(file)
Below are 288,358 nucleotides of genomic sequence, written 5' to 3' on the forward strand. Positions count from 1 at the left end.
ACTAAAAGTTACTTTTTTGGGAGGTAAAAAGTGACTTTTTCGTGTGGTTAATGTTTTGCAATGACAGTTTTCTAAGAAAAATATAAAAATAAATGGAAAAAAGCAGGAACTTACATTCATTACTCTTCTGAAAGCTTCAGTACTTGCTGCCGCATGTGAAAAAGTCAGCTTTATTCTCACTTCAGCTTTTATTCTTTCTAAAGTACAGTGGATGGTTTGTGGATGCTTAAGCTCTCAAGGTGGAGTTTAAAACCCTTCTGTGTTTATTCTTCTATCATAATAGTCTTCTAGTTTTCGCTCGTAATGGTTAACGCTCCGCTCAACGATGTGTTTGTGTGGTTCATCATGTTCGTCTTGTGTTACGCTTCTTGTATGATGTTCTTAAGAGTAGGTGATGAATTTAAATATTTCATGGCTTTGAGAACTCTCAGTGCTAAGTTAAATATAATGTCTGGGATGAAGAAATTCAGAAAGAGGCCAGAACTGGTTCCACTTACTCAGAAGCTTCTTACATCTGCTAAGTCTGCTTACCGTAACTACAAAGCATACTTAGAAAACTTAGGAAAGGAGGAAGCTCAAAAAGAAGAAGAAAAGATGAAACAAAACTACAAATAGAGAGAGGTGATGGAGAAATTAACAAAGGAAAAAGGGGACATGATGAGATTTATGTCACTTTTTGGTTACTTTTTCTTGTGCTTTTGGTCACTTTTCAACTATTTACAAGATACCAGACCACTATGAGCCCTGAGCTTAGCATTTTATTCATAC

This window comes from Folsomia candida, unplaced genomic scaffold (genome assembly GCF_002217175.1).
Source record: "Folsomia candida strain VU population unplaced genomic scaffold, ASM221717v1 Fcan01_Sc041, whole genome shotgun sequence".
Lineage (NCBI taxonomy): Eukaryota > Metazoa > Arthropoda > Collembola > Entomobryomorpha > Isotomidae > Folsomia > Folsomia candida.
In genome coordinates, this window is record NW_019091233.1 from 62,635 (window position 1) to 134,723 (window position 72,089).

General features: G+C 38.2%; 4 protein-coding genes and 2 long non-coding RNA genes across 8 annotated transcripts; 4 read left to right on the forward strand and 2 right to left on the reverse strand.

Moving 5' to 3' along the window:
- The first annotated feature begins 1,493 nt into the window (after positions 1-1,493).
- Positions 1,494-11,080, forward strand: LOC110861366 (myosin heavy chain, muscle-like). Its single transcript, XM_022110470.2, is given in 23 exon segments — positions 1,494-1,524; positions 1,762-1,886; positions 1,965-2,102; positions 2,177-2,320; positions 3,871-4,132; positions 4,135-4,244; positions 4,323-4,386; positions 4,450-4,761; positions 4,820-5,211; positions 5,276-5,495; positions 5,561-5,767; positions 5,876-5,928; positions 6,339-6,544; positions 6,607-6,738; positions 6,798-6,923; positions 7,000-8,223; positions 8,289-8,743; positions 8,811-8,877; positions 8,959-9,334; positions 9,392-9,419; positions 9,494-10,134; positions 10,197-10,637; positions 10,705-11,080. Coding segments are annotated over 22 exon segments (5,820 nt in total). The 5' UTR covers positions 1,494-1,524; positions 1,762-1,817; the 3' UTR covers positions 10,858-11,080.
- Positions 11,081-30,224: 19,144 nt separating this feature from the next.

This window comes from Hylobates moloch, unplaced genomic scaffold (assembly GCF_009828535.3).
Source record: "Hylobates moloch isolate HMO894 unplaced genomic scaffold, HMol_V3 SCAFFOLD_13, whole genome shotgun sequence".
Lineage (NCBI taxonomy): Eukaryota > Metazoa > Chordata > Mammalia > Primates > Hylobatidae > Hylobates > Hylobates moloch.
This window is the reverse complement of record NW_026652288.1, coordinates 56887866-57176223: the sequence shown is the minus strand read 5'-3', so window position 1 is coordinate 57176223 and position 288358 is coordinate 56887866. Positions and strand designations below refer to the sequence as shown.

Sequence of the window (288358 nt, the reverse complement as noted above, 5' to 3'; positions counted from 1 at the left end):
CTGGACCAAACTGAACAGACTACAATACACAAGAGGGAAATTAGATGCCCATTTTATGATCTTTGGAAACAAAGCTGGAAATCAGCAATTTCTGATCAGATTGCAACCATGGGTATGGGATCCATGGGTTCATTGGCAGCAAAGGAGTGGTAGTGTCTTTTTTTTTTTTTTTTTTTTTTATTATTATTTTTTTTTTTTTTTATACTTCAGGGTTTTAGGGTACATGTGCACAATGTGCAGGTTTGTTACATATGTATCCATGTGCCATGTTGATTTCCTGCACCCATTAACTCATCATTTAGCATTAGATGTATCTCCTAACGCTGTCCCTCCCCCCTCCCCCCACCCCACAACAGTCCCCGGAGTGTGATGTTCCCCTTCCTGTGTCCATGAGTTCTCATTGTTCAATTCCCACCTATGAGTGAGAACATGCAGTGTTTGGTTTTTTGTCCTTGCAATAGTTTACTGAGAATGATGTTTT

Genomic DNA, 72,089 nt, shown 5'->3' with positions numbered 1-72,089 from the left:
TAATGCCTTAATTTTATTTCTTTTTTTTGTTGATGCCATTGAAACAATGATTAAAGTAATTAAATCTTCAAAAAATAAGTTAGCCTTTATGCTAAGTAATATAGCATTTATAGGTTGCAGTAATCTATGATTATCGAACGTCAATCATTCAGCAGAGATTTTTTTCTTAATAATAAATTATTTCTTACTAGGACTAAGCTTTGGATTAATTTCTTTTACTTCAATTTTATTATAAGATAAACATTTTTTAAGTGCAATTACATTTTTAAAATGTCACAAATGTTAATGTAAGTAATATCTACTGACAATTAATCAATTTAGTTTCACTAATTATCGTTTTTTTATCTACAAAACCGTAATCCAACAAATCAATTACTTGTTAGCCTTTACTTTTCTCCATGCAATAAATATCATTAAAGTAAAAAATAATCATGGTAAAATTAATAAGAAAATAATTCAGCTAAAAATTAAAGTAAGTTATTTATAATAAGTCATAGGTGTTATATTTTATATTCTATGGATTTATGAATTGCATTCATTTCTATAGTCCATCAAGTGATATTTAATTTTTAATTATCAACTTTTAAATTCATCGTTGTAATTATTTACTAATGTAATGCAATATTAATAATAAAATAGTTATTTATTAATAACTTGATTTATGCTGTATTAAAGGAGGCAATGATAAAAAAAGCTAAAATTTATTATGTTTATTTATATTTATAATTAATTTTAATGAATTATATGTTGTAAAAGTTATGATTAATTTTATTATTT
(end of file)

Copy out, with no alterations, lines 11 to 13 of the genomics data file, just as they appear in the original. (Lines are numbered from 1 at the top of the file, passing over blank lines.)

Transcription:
- Positions 11,081-30,224: 19,144 nt separating this feature from the next.

This window comes from Hylobates moloch, unplaced genomic scaffold (assembly GCF_009828535.3).
Source record: "Hylobates moloch isolate HMO894 unplaced genomic scaffold, HMol_V3 SCAFFOLD_13, whole genome shotgun sequence".